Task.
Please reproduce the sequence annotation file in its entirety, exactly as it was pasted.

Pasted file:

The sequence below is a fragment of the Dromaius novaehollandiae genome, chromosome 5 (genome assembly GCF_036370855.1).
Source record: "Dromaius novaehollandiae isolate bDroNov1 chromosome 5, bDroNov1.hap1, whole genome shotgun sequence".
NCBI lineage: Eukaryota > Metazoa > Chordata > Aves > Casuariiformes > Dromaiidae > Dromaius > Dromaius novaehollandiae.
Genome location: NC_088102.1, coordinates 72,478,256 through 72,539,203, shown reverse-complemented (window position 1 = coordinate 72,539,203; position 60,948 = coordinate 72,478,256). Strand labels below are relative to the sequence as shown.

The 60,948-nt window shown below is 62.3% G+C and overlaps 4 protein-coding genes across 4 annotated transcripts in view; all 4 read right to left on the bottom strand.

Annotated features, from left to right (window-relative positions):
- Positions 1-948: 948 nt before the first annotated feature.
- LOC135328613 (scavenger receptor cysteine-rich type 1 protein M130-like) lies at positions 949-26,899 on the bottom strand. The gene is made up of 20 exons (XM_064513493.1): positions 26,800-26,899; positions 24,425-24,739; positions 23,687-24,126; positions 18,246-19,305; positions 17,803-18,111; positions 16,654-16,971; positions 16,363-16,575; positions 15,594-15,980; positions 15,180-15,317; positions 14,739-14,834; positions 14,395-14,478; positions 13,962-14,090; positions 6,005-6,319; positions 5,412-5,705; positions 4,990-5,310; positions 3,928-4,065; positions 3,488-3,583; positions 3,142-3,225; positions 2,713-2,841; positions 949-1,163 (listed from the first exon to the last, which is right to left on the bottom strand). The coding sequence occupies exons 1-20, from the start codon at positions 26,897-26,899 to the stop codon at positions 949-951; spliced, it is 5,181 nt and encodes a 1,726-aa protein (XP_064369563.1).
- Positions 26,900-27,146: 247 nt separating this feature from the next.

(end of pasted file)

The sequence below is a fragment of the Dromaius novaehollandiae genome, chromosome 5 (genome assembly GCF_036370855.1).
Source record: "Dromaius novaehollandiae isolate bDroNov1 chromosome 5, bDroNov1.hap1, whole genome shotgun sequence".
NCBI lineage: Eukaryota > Metazoa > Chordata > Aves > Casuariiformes > Dromaiidae > Dromaius > Dromaius novaehollandiae.
Genome location: NC_088102.1, coordinates 72,478,256 through 72,539,203, shown reverse-complemented (window position 1 = coordinate 72,539,203; position 60,948 = coordinate 72,478,256). Strand labels below are relative to the sequence as shown.

The 60,948-nt window shown below is 62.3% G+C and overlaps 4 protein-coding genes across 4 annotated transcripts in view; all 4 read right to left on the bottom strand.

Annotated features, from left to right (window-relative positions):
- Positions 1-948: 948 nt before the first annotated feature.
- LOC135328613 (scavenger receptor cysteine-rich type 1 protein M130-like) lies at positions 949-26,899 on the bottom strand. The gene is made up of 20 exons (XM_064513493.1): positions 26,800-26,899; positions 24,425-24,739; positions 23,687-24,126; positions 18,246-19,305; positions 17,803-18,111; positions 16,654-16,971; positions 16,363-16,575; positions 15,594-15,980; positions 15,180-15,317; positions 14,739-14,834; positions 14,395-14,478; positions 13,962-14,090; positions 6,005-6,319; positions 5,412-5,705; positions 4,990-5,310; positions 3,928-4,065; positions 3,488-3,583; positions 3,142-3,225; positions 2,713-2,841; positions 949-1,163 (listed from the first exon to the last, which is right to left on the bottom strand). The coding sequence occupies exons 1-20, from the start codon at positions 26,897-26,899 to the stop codon at positions 949-951; spliced, it is 5,181 nt and encodes a 1,726-aa protein (XP_064369563.1).
- Positions 26,900-27,146: 247 nt separating this feature from the next.